Reversing Homelessness in Europe

An HORIZON 2020 Research Project

On behalf of our consortium of 12 partners for 9 EU Countries, we welcome everyone interested in the HOME_EU (2016-2019) project aimed to inform and promote change in European Public Policies on Homelessness.

Our starting argument for this Project was the persistent and prevailing situations of Homelessness in Europe, regarded as an expression of extreme social injustice.

EU countries and EU governance bodies have made substantive investments designing and implementing policies and programs. Yet, we have not been able to reverse long-term homelessness situations. All across Europe there are people that are continuously or intermittently homeless for very long periods across the life span, adding up to 15 and even 20 years.

There is a substantive body of research demonstrating that temporary and subsidiary housing solutions such as shelters, lodging centers, food, clothing, emotional supports and other services ameliorate people’s immediate suffering, but do not contribute to end Homelessness.

Since the 90’s, as a result of several studies focused on the homeless people’s needs, there were consistent reports on housing as a priority. Aligned with concomitant social movements involving people with disabilities, deinstitutionalization in mental health, and renovation of other social and health services a basis was created for the emergence of the Housing First approach.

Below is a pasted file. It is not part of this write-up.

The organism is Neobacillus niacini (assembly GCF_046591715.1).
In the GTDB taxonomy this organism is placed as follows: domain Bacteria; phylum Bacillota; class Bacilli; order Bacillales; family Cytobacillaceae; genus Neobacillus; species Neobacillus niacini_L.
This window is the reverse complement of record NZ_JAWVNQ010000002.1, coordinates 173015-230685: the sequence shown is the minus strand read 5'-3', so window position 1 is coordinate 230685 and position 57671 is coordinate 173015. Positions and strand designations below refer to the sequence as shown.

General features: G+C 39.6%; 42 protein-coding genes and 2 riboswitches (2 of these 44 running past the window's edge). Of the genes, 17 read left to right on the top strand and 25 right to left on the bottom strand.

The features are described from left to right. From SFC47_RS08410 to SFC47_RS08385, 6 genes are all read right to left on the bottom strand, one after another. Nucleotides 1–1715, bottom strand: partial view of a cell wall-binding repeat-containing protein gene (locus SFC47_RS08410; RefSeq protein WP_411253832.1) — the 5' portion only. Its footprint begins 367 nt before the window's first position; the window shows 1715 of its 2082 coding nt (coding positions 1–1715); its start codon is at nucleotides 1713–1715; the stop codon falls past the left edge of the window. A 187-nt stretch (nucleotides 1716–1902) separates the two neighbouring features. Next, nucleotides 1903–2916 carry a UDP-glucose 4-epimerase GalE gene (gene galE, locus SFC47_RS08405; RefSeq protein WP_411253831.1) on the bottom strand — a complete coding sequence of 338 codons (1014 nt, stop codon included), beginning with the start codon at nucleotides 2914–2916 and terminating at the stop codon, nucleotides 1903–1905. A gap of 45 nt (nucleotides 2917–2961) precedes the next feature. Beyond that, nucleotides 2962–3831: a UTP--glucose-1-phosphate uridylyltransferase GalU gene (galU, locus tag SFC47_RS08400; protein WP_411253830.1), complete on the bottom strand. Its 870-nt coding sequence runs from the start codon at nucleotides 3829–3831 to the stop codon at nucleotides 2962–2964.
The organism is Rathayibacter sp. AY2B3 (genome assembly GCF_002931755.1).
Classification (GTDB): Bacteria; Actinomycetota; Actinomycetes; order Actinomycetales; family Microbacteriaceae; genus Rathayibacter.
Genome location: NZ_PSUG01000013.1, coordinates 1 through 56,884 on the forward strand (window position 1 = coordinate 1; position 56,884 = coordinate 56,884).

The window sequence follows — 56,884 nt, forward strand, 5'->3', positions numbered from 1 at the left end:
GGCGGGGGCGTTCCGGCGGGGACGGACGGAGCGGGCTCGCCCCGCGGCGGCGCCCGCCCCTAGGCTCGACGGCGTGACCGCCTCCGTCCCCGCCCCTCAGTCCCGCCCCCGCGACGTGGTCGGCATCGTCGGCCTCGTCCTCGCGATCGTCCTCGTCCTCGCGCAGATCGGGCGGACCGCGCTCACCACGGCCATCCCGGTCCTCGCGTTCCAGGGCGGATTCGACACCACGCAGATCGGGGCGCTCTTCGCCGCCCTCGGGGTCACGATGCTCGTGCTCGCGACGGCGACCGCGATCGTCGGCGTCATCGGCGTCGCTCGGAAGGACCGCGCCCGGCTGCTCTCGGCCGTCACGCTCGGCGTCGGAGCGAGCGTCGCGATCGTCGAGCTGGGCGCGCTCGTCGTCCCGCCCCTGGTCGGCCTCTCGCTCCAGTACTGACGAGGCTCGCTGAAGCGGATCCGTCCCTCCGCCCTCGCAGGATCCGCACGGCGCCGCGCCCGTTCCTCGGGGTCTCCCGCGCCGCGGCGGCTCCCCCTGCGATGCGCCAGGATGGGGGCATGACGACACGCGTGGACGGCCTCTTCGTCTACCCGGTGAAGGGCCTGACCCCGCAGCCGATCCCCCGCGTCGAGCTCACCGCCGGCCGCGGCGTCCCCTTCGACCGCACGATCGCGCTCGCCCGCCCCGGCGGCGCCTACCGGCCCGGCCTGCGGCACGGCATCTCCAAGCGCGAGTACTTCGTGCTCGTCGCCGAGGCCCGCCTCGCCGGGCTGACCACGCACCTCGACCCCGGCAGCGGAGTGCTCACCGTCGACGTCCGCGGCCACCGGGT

José Ornelas

José Ornelas

What is Housing First?

It is a “glimpse of the obvious”.

To respond to homelessness we need to provide housing in first place, anchored in four fundamental assumptions:

  1. Immediate access to permanent independent housing;
  2. Separation of housing and treatment (of substance abuse, health & mental health problems);
  3. Scattered site apartments in the community;
  4. Support services available 24/7 oriented to promote community integration.

Science produced around this approach to homelessness, implemented since the 90’s in the United States, Canada and several European Countries, has demonstrated consistently that 85% to 90% of the homeless people, regardless, age, gender, health status or other personal or social problems, retain their individual housing option.

The major contribution of this approach is the focus on community integration, meaning the relation with neighbors, the engagement with community resources, and the connections with basic social and health services, including supports towards employment, and or education.

The HOME_EU Project integrates quantitative and qualitative information on the opinion of the EU Citizens about innovative policies for homelessness, the service users both in Housing First Programs, and other Homelessness Services, the Professionals supporting Housing First Programs, and also the other services, as well as the crucial stakeholders for homelessness policies in eight European countries.

Please feel free to ask us questions or request information. Your comments, suggestions and feedback are welcome.

José Ornelas
HOME_EU Principal Investigator